Publication: August 28th 2018
Pages: 272 pages
Genre: Fiction, Fantasy, Paranormal, Middle Grade
My Rating: ⛤⛤⛤⛤
“People think that ghosts only come out at night, or on Halloween, when the world is dark and the walls are thin. But the truth is, ghosts are everywhere…Just because you can’t see them doesn’t mean they aren’t there,” (Schwab 1).
So begins Schwab’s foray into the middle grade genre, and she does so as spookily and addictively as ever.
Over a year ago Cassidy Blake died when she drowned in a nearby river, but she came back thanks to her best ghost friend Jacob. And since the day she came back she’s been able to see ghosts and go into the Veil, an in-between place between the living world and the dead. So Cass isn’t exactly normal, but normal was never really an option since she’s the daughter of The Inspecters, ghost researchers who have now landed a television gig and are taking Cass with them to Edinburgh to film the first episode of their TV show. It isn’t the summer Cass had planned, and it only gets stranger when she meets a girl with the same gift as herself and hears of a ghost called the Raven in Red. One thing’s for sure, Cass has a lot more cut out for her this summer than she had planned!
I’ve let my love for Schwab’s work be known far and wide in my reviews of her work, but it seems like she can master any genre. The pacing of City of Ghosts was absolutely perfect for a middle grade book; it was so easy to fall in love with the characters. Cassidy and Jacob’s friendship is so sweet to read, and Schwab leaves enough little clues and mysteries that I’m excited to see where she will take these characters and how their relationship will develop in the future.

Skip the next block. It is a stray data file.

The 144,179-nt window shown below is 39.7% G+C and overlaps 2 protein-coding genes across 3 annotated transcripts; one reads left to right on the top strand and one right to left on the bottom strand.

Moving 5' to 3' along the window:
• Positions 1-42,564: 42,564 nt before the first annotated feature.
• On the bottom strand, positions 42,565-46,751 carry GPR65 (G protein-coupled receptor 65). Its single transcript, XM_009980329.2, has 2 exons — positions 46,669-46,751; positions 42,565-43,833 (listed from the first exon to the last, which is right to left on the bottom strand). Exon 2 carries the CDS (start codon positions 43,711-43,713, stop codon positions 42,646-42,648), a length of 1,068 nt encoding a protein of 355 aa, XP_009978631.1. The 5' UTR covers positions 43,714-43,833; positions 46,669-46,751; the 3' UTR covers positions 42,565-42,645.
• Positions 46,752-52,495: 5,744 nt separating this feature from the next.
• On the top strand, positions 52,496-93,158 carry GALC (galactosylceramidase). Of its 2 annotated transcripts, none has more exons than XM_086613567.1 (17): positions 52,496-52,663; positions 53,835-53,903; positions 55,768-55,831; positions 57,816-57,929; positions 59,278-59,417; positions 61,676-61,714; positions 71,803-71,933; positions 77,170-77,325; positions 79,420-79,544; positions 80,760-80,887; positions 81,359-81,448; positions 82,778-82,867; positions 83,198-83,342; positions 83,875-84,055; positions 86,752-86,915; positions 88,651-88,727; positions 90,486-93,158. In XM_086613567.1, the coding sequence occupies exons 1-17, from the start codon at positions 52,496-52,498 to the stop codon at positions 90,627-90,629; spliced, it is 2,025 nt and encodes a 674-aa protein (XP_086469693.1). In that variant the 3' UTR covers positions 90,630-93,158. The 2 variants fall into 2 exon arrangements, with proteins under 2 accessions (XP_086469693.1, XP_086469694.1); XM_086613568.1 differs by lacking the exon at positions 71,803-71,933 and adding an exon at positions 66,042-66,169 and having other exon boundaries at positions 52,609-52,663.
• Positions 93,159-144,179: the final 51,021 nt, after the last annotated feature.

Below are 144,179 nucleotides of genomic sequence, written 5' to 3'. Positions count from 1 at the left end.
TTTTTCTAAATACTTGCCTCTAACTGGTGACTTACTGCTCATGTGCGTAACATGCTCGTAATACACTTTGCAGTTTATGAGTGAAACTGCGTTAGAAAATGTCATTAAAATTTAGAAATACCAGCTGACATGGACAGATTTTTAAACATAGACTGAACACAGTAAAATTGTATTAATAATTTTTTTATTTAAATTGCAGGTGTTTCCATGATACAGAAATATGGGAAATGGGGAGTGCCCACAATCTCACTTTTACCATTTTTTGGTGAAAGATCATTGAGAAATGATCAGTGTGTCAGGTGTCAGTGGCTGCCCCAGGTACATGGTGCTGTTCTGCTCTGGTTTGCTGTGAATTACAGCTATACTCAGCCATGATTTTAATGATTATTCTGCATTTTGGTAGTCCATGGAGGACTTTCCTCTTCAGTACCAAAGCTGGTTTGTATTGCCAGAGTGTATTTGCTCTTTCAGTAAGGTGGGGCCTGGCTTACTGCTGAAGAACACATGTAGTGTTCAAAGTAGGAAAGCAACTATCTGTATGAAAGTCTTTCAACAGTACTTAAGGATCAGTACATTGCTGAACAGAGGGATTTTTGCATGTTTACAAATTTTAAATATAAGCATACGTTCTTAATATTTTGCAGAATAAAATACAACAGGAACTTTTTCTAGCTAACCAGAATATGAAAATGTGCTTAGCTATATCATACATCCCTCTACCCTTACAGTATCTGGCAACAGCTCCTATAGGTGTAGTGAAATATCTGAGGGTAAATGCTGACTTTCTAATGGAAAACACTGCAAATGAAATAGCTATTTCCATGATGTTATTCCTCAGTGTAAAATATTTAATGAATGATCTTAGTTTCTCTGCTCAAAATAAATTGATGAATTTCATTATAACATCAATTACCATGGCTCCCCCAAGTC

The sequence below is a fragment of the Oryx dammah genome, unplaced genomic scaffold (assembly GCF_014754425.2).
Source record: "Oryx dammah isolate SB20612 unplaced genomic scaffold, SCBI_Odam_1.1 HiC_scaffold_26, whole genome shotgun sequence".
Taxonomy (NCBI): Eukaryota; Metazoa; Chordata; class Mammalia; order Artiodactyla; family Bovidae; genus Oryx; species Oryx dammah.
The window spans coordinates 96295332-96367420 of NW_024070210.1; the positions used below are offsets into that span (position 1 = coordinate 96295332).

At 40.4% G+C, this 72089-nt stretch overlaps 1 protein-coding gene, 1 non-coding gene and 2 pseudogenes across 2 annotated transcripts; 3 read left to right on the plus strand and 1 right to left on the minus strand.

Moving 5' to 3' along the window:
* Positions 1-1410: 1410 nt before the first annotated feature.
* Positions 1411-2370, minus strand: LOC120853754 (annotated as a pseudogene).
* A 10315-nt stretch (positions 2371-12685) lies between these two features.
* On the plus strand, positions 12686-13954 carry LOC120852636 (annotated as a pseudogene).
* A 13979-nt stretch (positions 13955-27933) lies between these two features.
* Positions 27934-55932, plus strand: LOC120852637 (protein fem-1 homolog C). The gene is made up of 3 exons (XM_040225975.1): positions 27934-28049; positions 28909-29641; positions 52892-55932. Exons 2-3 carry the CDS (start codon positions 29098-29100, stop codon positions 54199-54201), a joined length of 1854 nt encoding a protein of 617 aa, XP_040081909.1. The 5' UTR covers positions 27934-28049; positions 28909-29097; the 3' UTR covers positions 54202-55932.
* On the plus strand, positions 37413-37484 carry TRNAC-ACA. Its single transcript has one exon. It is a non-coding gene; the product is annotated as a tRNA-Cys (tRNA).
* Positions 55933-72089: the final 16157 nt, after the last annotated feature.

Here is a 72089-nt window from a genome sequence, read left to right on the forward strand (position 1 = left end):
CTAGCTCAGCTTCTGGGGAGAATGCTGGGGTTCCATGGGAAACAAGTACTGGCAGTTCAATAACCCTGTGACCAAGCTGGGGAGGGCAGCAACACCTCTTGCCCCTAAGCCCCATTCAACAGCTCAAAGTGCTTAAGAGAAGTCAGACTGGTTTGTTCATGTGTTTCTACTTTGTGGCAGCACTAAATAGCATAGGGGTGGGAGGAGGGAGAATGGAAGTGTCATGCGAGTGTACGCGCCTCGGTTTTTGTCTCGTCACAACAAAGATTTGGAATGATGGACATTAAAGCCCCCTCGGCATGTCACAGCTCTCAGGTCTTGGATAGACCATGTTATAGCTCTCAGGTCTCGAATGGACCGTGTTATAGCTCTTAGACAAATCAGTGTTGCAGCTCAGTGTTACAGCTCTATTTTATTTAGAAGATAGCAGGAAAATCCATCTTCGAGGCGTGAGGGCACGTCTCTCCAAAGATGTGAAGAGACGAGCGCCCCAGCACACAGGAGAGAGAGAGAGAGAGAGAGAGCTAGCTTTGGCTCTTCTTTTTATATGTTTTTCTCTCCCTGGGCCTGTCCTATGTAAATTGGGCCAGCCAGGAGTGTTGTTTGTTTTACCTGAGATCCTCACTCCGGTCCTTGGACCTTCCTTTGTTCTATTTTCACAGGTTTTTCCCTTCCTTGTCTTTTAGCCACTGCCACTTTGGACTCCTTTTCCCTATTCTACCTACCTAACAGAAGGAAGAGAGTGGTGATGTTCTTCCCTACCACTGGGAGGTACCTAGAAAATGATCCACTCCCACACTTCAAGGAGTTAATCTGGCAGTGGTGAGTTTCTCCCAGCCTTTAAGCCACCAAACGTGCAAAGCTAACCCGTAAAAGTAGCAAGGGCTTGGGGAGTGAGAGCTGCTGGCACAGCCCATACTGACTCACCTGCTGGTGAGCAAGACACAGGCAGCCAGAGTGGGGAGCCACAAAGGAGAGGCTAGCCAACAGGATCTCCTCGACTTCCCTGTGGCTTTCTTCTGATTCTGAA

While I loved the book, I will admit that the ending did seem surprisingly rushed and tied up very quickly for a Schwab novel. However, I don’t read many middle grade novels so perhaps quick endings are common, but I did expect a bit more conflict in the book. I did enjoy getting to know Cassidy and Jacob so well though, since at times authors focus too heavily on the conflict instead of the characters, and I’ll always prefer a well-developed character.
City of Ghosts show how Schwab continues to challenge herself and her writing, whether it be a new genre or new audience, it seems there is nothing she can’t do. A must read for any Schwab fans or anyone wanting to be introduced into her marvelous worlds.